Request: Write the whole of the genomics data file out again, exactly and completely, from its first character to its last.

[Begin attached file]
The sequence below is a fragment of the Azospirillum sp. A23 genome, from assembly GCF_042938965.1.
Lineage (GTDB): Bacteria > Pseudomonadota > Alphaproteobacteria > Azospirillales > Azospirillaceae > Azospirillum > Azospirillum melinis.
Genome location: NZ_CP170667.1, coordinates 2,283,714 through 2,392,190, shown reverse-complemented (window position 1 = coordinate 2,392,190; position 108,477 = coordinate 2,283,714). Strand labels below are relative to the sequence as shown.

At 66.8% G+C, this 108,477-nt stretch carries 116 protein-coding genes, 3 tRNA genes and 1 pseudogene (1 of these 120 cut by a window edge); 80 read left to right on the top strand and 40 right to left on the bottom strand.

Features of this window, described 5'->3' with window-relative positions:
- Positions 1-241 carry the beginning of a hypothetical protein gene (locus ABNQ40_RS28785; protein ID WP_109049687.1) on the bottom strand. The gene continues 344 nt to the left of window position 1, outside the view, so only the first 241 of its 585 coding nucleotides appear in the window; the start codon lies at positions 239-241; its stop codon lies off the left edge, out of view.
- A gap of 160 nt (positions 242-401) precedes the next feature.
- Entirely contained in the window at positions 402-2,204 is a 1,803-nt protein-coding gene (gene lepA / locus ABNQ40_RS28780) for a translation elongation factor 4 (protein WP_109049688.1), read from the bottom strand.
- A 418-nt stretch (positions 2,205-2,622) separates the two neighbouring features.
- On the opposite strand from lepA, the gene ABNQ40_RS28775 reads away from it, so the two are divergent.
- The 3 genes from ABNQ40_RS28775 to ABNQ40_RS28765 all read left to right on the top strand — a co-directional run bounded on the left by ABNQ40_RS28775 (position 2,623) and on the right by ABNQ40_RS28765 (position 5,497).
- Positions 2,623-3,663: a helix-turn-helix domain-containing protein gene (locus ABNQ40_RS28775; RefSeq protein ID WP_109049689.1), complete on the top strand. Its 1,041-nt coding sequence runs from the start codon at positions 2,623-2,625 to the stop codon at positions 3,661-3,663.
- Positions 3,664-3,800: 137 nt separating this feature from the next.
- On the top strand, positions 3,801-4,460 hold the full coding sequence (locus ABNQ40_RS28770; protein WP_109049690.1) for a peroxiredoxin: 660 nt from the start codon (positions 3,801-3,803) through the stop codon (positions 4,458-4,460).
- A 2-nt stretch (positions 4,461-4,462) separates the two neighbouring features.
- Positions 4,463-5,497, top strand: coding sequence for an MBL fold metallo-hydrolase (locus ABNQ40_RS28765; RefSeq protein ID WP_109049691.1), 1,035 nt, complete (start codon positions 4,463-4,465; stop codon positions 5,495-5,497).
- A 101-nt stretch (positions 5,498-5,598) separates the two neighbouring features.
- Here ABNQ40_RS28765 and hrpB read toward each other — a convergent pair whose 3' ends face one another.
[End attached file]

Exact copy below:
The sequence below is a fragment of the Azospirillum sp. A23 genome, from assembly GCF_042938965.1.
Lineage (GTDB): Bacteria > Pseudomonadota > Alphaproteobacteria > Azospirillales > Azospirillaceae > Azospirillum > Azospirillum melinis.
Genome location: NZ_CP170667.1, coordinates 2,283,714 through 2,392,190, shown reverse-complemented (window position 1 = coordinate 2,392,190; position 108,477 = coordinate 2,283,714). Strand labels below are relative to the sequence as shown.

At 66.8% G+C, this 108,477-nt stretch carries 116 protein-coding genes, 3 tRNA genes and 1 pseudogene (1 of these 120 cut by a window edge); 80 read left to right on the top strand and 40 right to left on the bottom strand.

Features of this window, described 5'->3' with window-relative positions:
- Positions 1-241 carry the beginning of a hypothetical protein gene (locus ABNQ40_RS28785; protein ID WP_109049687.1) on the bottom strand. The gene continues 344 nt to the left of window position 1, outside the view, so only the first 241 of its 585 coding nucleotides appear in the window; the start codon lies at positions 239-241; its stop codon lies off the left edge, out of view.
- A gap of 160 nt (positions 242-401) precedes the next feature.
- Entirely contained in the window at positions 402-2,204 is a 1,803-nt protein-coding gene (gene lepA / locus ABNQ40_RS28780) for a translation elongation factor 4 (protein WP_109049688.1), read from the bottom strand.
- A 418-nt stretch (positions 2,205-2,622) separates the two neighbouring features.
- On the opposite strand from lepA, the gene ABNQ40_RS28775 reads away from it, so the two are divergent.
- The 3 genes from ABNQ40_RS28775 to ABNQ40_RS28765 all read left to right on the top strand — a co-directional run bounded on the left by ABNQ40_RS28775 (position 2,623) and on the right by ABNQ40_RS28765 (position 5,497).
- Positions 2,623-3,663: a helix-turn-helix domain-containing protein gene (locus ABNQ40_RS28775; RefSeq protein ID WP_109049689.1), complete on the top strand. Its 1,041-nt coding sequence runs from the start codon at positions 2,623-2,625 to the stop codon at positions 3,661-3,663.
- Positions 3,664-3,800: 137 nt separating this feature from the next.
- On the top strand, positions 3,801-4,460 hold the full coding sequence (locus ABNQ40_RS28770; protein WP_109049690.1) for a peroxiredoxin: 660 nt from the start codon (positions 3,801-3,803) through the stop codon (positions 4,458-4,460).
- A 2-nt stretch (positions 4,461-4,462) separates the two neighbouring features.
- Positions 4,463-5,497, top strand: coding sequence for an MBL fold metallo-hydrolase (locus ABNQ40_RS28765; RefSeq protein ID WP_109049691.1), 1,035 nt, complete (start codon positions 4,463-4,465; stop codon positions 5,495-5,497).
- A 101-nt stretch (positions 5,498-5,598) separates the two neighbouring features.
- Here ABNQ40_RS28765 and hrpB read toward each other — a convergent pair whose 3' ends face one another.